The Boy from Bothell: Bipolar Vietnam Veteran

By Gene Olson

Reviewed by Matt Stoeckel

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Olson wandered the halls at American Lake, never tired, investigating the many places to explore.  Olson began taking lithium at American Lake in 1976, just six years after it had been approved by the FDA in 1970.  He notes, “As the lithium started working its miracle, calmness, less agitation appeared.  The staff recognized this new behavior and permission was granted to leave the locked building during the day.” After a total of five months at American Lake he was discharged. He did not yet comprehend the power of lithium.  Olson writes, “Comprehension would come later.  The diagnosis was correct.  I was bipolar.  I would be bipolar the rest of my life.”

Olson soon grew tired of his life of “too much beer and sleeping with too many women,” and in his search for a genuine, lasting honest relationship he took out an ad in the Little Nickel free ad newspaper.  Soon he was to hear from Jolanta, who he would later call his “Angel from Poland.”  After speaking with her on the phone and meeting her in person he said to himself, “I’m going to get this girl and keep her!” Soon he sat on the edge of his bed and read her a poem he had just composed, called, “Will You Marry Me in May?”  When finished reading, he told Jolanta he did not need an immediate answer.  After two weeks she finally said, “Yes, I will marry you! But you have to stop drinking beer.”  They were soon married.

After having finished her residency in Poland, Jolanta still had to start over and jump through all the hoops for foreign medical students.  Jolanta and Gene had made a plan. “After she received her physician assistant license, we would have our first baby.  When she had met all the requirements qualifying her to enter a residency in internal medicine, we would have another baby.”  Before long they had a son, Gene-Paul, and by the time he was 4 they were about to have another child.  Before the birth of their next child, Gene’s father died.  Olson writes, “We never agreed on anything.  I know I disappointed him many times.  His legacy will live on with his children.  For me, his legacy was love, unconditional love.”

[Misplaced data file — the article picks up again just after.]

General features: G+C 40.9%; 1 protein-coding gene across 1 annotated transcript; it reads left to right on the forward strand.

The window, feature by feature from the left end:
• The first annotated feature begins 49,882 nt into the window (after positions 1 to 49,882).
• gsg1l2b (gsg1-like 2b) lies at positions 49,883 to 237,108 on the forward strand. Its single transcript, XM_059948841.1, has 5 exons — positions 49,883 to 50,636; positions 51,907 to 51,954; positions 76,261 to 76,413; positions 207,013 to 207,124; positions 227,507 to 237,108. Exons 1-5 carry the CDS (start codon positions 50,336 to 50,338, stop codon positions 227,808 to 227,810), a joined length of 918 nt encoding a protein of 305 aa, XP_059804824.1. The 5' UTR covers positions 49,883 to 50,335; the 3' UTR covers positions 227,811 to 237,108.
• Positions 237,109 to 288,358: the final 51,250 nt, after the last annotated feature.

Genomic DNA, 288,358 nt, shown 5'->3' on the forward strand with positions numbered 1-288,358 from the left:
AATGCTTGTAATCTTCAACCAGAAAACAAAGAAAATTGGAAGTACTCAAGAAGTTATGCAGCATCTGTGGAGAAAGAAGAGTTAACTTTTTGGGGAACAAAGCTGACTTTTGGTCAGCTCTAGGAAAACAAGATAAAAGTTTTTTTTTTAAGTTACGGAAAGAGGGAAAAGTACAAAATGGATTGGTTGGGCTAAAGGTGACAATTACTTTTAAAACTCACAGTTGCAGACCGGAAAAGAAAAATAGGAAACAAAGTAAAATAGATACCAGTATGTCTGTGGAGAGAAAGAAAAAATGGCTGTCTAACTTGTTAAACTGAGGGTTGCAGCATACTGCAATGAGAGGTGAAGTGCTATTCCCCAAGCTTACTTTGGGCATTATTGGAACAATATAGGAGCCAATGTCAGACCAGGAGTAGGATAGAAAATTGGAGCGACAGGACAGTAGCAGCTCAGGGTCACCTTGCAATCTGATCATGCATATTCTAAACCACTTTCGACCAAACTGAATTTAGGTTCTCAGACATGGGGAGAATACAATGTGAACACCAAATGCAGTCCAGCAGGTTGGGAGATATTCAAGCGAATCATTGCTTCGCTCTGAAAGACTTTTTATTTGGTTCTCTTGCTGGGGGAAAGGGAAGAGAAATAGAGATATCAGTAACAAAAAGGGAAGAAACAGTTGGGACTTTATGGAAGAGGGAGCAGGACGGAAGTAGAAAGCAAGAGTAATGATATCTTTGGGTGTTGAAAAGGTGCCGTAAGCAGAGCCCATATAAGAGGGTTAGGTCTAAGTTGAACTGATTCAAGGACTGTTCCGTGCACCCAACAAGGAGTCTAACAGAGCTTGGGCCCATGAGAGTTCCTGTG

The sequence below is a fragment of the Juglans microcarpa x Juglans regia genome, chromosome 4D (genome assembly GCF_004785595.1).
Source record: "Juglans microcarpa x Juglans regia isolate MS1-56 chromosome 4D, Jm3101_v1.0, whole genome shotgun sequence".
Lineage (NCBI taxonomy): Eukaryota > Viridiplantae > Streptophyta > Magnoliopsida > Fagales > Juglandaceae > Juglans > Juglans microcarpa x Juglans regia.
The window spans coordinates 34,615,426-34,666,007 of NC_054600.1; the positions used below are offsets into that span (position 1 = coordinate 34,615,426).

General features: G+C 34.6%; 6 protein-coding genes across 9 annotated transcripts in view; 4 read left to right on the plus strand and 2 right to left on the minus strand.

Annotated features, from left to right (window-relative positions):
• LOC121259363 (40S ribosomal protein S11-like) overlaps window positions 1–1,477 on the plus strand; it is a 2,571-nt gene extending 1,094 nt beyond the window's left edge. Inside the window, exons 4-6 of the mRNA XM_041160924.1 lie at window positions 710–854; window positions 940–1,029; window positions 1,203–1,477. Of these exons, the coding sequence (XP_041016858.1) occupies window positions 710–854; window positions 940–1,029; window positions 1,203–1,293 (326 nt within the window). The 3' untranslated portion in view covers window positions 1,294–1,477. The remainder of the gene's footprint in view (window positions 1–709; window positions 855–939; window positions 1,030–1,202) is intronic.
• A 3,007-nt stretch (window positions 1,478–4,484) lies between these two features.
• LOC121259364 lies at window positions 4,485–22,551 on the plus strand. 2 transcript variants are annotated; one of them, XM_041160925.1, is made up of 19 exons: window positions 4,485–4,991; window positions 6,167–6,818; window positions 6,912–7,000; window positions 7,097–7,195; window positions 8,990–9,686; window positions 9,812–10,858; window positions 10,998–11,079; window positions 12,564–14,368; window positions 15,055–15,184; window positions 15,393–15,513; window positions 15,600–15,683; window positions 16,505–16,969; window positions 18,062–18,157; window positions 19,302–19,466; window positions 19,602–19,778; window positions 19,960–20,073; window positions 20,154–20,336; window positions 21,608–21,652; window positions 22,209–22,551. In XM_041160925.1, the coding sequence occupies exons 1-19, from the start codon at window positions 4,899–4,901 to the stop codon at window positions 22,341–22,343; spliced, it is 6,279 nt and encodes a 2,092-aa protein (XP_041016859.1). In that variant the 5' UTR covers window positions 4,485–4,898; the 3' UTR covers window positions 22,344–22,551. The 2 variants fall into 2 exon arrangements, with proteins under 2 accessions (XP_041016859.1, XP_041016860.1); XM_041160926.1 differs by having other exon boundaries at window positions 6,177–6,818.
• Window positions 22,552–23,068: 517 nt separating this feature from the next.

After having another son, George, and now living in Indianapolis, Olson writes of his thoughts in early 2000: “Sitting on the fence, I felt like lithium was a pop-up blocker, blocking all spirits, good or evil, and blocking out anything with emotions.  I had nothing spiritual, I had nothing emotional. In twenty-seven years I had cried once, when my father had died.”  After days of discussions with his wife Jolanta, they decided he would gradually reduce his daily dosage from 1200 milligrams to 300 milligrams over a period of fifteen days. The results were disastrous.

As Olson notes, “I could always feel mania approaching.  Only a bipolar knows.  For me, the fear advanced with the manic high.”  Nonetheless, he writes, “During the high, wow!  You didn’t want the mania to stop.”  He writes, “Inside the house, I knew soon I’d be flying high.  I checked my wristwatch, three o’clock.”  Immediately he found himself on the Hoosier Express, traveling from Indianapolis to Chicago.  He writes, “The train was on a trestle before entering the station.  Down below the houses were shabby, revealing Chicago’s south side poverty.”  The train then stopped at Minot, N.D., the birthplace of Olson’s mom.  From Minot the train was bound from Warsaw to Vienne.  Soon he was walking all over the sidewalks in Vienne, fascinated and charmed by its historic beauty.  He then found himself beholding the beauty of Budapest.  He watched the Danube river flow calmly around the city.  The Danube river stopped and he found himself at the mouth of the muddy Saigon River, with the river banks lined with shacks built on poles.  Bouncing back to Vancouver, Wash., their present home, his mania trip ended.  He looked at his wristwatch.  It read 3:03.  Only three minutes had passed.  It was a fast “trip.”

In his final episode, Gene’s aggressive behavior, screaming about helicopters coming from the four directions to rescue him and later yelling at the hospital security guards, “I am a Vietnam Veteran!” scared Jolanta. At the hospital he was knocked out with the powerful drug Geodon and slept for five days. Gene and his wife decided to increase his dosage of lithium from 300 milligrams to 900 milligrams.  Olson observes, “At nine-hundred milligrams, I was ‘off the fence’; feeling some emotions and able to tell the difference in dosage.  It was amazing the difference one little capsule made.”  His youngest boy said, “If only dad can stay off the Saigon River, everything will be ok.”  He replied to his son, “Don’t worry, Son, everything IS going to be ok.”

Olson’s firsthand account provides details in the life of a person beset with bipolar disorder.  Such a detailed account may offer researchers further clues and offer individuals what Olson’s desired goal is, to provide answers in their quest for peace of mind.

The Boy from Bothell: Bipolar Vietnam Veteran
By Gene Olson
Bipolar Beacon of Hope and CSN Books
Paperback, 280 pages

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APA Reference
Stoeckel, M. (2011). The Boy from Bothell: Bipolar Vietnam Veteran. Psych Central. Retrieved on October 25, 2014, from http://psychcentral.com/lib/the-boy-from-bothell-bipolar-vietnam-veteran-2/0008924
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    Last reviewed: By John M. Grohol, Psy.D. on 30 Jan 2013
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